President Obama voiced confidence this week that – provided he wins a second term -- he can strike a major budget and tax deal with Republicans early next year that would avert the fiscal cliff and put the government on course to reduce the deficit by $4 trillion over the coming decade.
“It will probably be messy. It won’t be pleasant,” Obama said during an off-the record interview with the Des Moines Register on Tuesday that the White House allowed to be released today. “But I am absolutely confident that we can get what is the equivalent of the grand bargain that I’ve been offering to the Republicans for a very long time.”
The “grand bargain” would match $2.50 worth of spending cuts for every $1 of new revenue – a plan similar to the president’s 2010 Simpson-Bowles fiscal commission, but whose recommendations the president did not support.
The president tried a year ago to negotiate a major deficit reduction plan including some tax increases with House Speaker John Boehner, R-Ohio, but those talks subsequently collapsed. The substantial cost savings in his new plan would come from Medicare, Medicaid and other health care entitlement programs.
Obama used the interview to defend his economic and jobs record and to make the case for a second term, while sharply criticizing Republican policies, particularly on immigration reform. While Republican presidential nominee Mitt Romney and other GOP leaders have repeatedly opposed tax increases, saying they would discourage investment and job creation, Obama insisted that “nobody who looks at the numbers thinks it’s realistic” to reduce the trillion dollar annual deficit without some fresh revenues.
“We’ve identified tax rates going up to the Clinton rates for income above $250,000; making some adjustments in terms of the corporate tax side that could actually bring down the corporate tax overall, but broaden the base and close some loopholes,” he said. “That would be good for our economy, and it would be good for reducing our deficit.”
Obama said that if both sides choose to work together after the election, he and Republican and Democratic congressional leaders can “credibly meet the target” of $4 trillion of long term deficit reduction that was recommended by Simpson-Bowles. Although neither the president nor most congressional leaders ever fully embraced that plan, many members of Congress and policy makers consider it the gold standard of deficit-reduction strategies.
“We can stabilize our deficit-to-GDP ratio in a way that is really going to be a good foundation for long-term growth,” the president told the newspaper. “Now, once we get that done, that takes a huge piece of business off the table.”
Action is essential, he said, in the face of the expiring Bush tax cuts and major automatic across the board spending cuts in defense and domestic programs set to take place in early January that Federal Reserve Chairman Ben Bernanke and others warn could jolt the economy back into a recession – the so called fiscal cliff. “But we’re going to be in a position where I believe in the first six months we are going to solve that big piece of business,” Obama said.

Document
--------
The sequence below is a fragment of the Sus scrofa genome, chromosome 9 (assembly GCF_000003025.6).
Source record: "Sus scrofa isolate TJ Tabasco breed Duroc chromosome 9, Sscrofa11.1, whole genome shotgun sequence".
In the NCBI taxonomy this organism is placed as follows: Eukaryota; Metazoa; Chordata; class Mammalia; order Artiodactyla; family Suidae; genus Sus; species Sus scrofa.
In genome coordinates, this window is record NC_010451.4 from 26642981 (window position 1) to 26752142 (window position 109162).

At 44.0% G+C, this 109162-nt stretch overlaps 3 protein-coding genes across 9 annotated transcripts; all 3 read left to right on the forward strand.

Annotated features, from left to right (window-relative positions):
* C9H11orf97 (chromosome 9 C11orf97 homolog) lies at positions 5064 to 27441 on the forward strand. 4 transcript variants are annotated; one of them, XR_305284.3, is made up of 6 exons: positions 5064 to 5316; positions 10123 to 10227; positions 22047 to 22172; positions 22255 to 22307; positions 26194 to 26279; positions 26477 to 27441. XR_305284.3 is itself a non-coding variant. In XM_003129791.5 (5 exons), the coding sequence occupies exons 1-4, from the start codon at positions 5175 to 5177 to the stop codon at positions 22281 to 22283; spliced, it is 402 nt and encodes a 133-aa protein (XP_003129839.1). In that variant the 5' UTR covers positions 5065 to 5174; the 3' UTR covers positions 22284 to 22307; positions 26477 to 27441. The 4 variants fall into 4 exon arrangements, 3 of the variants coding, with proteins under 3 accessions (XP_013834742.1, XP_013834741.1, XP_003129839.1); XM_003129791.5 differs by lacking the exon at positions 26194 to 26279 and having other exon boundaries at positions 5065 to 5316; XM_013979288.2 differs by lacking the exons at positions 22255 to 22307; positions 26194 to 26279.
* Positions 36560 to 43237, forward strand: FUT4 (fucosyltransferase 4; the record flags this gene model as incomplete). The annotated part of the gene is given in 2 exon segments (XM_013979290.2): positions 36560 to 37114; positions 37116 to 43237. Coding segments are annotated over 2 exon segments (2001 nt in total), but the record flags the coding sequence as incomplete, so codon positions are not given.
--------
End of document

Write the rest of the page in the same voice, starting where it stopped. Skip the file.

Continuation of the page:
The president’s comments to the newspaper about addressing the fiscal cliff follow Obama’s remarks during the Monday night presidential debate in Boca Raton, Fla., where he ruled out the possibility of a sequester of the defense budget beginning early next year.
Obama declared for the first time that he would block the large, automatic cuts in defense set to take effect early next year after Romney sharply criticized the administration for weakening U.S. armed forces just as the nation is facing a nuclear threat from Iran and growing tumult in the Middle East.
Neither Obama nor Romney directly mentioned the fiscal cliff in any of their three debates this month. A formidable array of players, from Defense Secretary Leon Panetta and House Armed Services Committee Chairman Buck McKeon, R-Calif., to former Vice President Dick Cheney and the CEOs of Lockheed Martin, Pratt & Whitney and EADS North America, have mobilized against the roughly $500 billion in long-term across-the-board defense cuts that will kick in beginning in early January, absent congressional intervention.
Normally, the Des Moines Register publishes its interviews with presidential candidates, but in this case, it agreed to an off-the-record conversation with Obama. Afterwards, however, it revealed the situation in an editorial, which led to an embarrassing moment for the campaign as some asked why the president saw the necessity to speak with the largest newspaper in Iowa on background. In response, the Obama campaign allowed the Register to publish the interview, as is custom.
If there’s anything of an eyebrow raising nature in the interview, it’s the president’s sharp criticism of the Republicans for their handling of the immigration issue, which he said has cost Romney the vast majority of the Latino vote.
“The second thing I’m confident we’ll get done next year is immigration reform,” he said. “And since this is off the record, I will just be very blunt. Should I win a second term, a big reason I will win a second term is because the Republican nominee and the Republican Party have so alienated the fastest-growing demographic group in the country, the Latino community. And this is a relatively new phenomenon. George Bush and Karl Rove were smart enough to understand the changing nature of America. And so I am fairly confident that they’re going to have a deep interest in getting that done.”